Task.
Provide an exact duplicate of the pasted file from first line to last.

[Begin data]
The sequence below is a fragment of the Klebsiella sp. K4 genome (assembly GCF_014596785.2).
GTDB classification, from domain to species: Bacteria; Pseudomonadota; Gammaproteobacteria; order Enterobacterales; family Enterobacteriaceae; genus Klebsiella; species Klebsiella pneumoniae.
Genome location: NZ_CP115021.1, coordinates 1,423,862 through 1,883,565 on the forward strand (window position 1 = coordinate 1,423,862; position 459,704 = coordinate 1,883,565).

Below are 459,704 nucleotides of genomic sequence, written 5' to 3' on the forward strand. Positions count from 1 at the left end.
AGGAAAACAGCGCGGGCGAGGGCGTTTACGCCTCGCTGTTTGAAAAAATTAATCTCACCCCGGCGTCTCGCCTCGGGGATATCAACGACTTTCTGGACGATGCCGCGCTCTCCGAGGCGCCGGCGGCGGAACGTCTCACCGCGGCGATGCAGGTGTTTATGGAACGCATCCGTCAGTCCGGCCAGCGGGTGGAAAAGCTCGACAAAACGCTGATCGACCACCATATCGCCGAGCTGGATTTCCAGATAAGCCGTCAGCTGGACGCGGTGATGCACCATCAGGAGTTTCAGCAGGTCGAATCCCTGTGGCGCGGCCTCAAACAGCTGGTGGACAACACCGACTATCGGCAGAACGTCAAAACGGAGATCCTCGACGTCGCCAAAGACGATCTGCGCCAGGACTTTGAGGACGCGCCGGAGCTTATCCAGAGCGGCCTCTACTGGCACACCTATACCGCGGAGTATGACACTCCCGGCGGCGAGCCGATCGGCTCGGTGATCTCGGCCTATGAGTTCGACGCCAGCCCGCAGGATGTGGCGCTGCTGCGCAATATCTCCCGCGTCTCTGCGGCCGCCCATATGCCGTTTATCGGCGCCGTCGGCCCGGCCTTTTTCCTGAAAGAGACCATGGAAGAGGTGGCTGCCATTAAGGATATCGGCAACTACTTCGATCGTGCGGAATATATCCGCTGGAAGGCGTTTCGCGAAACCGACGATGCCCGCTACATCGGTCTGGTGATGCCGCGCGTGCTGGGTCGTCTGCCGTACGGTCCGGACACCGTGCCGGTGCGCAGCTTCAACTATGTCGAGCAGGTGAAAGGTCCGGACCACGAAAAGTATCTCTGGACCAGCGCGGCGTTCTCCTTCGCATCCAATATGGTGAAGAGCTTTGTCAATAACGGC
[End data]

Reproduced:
The sequence below is a fragment of the Klebsiella sp. K4 genome (assembly GCF_014596785.2).
GTDB classification, from domain to species: Bacteria; Pseudomonadota; Gammaproteobacteria; order Enterobacterales; family Enterobacteriaceae; genus Klebsiella; species Klebsiella pneumoniae.
Genome location: NZ_CP115021.1, coordinates 1,423,862 through 1,883,565 on the forward strand (window position 1 = coordinate 1,423,862; position 459,704 = coordinate 1,883,565).

Below are 459,704 nucleotides of genomic sequence, written 5' to 3' on the forward strand. Positions count from 1 at the left end.
AGGAAAACAGCGCGGGCGAGGGCGTTTACGCCTCGCTGTTTGAAAAAATTAATCTCACCCCGGCGTCTCGCCTCGGGGATATCAACGACTTTCTGGACGATGCCGCGCTCTCCGAGGCGCCGGCGGCGGAACGTCTCACCGCGGCGATGCAGGTGTTTATGGAACGCATCCGTCAGTCCGGCCAGCGGGTGGAAAAGCTCGACAAAACGCTGATCGACCACCATATCGCCGAGCTGGATTTCCAGATAAGCCGTCAGCTGGACGCGGTGATGCACCATCAGGAGTTTCAGCAGGTCGAATCCCTGTGGCGCGGCCTCAAACAGCTGGTGGACAACACCGACTATCGGCAGAACGTCAAAACGGAGATCCTCGACGTCGCCAAAGACGATCTGCGCCAGGACTTTGAGGACGCGCCGGAGCTTATCCAGAGCGGCCTCTACTGGCACACCTATACCGCGGAGTATGACACTCCCGGCGGCGAGCCGATCGGCTCGGTGATCTCGGCCTATGAGTTCGACGCCAGCCCGCAGGATGTGGCGCTGCTGCGCAATATCTCCCGCGTCTCTGCGGCCGCCCATATGCCGTTTATCGGCGCCGTCGGCCCGGCCTTTTTCCTGAAAGAGACCATGGAAGAGGTGGCTGCCATTAAGGATATCGGCAACTACTTCGATCGTGCGGAATATATCCGCTGGAAGGCGTTTCGCGAAACCGACGATGCCCGCTACATCGGTCTGGTGATGCCGCGCGTGCTGGGTCGTCTGCCGTACGGTCCGGACACCGTGCCGGTGCGCAGCTTCAACTATGTCGAGCAGGTGAAAGGTCCGGACCACGAAAAGTATCTCTGGACCAGCGCGGCGTTCTCCTTCGCATCCAATATGGTGAAGAGCTTTGTCAATAACGGC